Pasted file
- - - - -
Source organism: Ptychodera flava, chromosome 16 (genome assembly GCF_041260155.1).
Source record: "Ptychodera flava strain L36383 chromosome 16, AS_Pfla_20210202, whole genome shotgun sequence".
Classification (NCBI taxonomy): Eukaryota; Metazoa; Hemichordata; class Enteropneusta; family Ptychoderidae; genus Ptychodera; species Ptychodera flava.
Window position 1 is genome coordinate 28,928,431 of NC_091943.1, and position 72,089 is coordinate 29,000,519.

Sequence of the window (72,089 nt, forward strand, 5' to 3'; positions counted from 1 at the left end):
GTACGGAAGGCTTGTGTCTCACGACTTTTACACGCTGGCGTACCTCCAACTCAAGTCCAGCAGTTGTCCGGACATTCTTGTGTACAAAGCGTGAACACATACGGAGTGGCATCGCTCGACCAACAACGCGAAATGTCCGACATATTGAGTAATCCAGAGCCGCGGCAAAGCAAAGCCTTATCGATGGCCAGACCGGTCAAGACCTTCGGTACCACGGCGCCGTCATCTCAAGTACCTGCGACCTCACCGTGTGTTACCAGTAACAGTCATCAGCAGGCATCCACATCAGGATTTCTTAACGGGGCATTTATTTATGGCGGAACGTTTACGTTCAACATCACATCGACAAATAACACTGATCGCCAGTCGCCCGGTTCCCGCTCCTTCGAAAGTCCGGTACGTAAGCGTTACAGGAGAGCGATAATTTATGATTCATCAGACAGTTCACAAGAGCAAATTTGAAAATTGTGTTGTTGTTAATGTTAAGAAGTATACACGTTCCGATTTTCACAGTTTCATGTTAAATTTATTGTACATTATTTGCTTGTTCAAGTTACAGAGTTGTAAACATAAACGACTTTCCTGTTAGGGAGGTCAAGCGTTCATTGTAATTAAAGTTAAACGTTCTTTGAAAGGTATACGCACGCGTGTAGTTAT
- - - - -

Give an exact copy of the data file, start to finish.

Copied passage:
Source organism: Ptychodera flava, chromosome 16 (genome assembly GCF_041260155.1).
Source record: "Ptychodera flava strain L36383 chromosome 16, AS_Pfla_20210202, whole genome shotgun sequence".
Classification (NCBI taxonomy): Eukaryota; Metazoa; Hemichordata; class Enteropneusta; family Ptychoderidae; genus Ptychodera; species Ptychodera flava.
Window position 1 is genome coordinate 28,928,431 of NC_091943.1, and position 72,089 is coordinate 29,000,519.

Sequence of the window (72,089 nt, forward strand, 5' to 3'; positions counted from 1 at the left end):
GTACGGAAGGCTTGTGTCTCACGACTTTTACACGCTGGCGTACCTCCAACTCAAGTCCAGCAGTTGTCCGGACATTCTTGTGTACAAAGCGTGAACACATACGGAGTGGCATCGCTCGACCAACAACGCGAAATGTCCGACATATTGAGTAATCCAGAGCCGCGGCAAAGCAAAGCCTTATCGATGGCCAGACCGGTCAAGACCTTCGGTACCACGGCGCCGTCATCTCAAGTACCTGCGACCTCACCGTGTGTTACCAGTAACAGTCATCAGCAGGCATCCACATCAGGATTTCTTAACGGGGCATTTATTTATGGCGGAACGTTTACGTTCAACATCACATCGACAAATAACACTGATCGCCAGTCGCCCGGTTCCCGCTCCTTCGAAAGTCCGGTACGTAAGCGTTACAGGAGAGCGATAATTTATGATTCATCAGACAGTTCACAAGAGCAAATTTGAAAATTGTGTTGTTGTTAATGTTAAGAAGTATACACGTTCCGATTTTCACAGTTTCATGTTAAATTTATTGTACATTATTTGCTTGTTCAAGTTACAGAGTTGTAAACATAAACGACTTTCCTGTTAGGGAGGTCAAGCGTTCATTGTAATTAAAGTTAAACGTTCTTTGAAAGGTATACGCACGCGTGTAGTTAT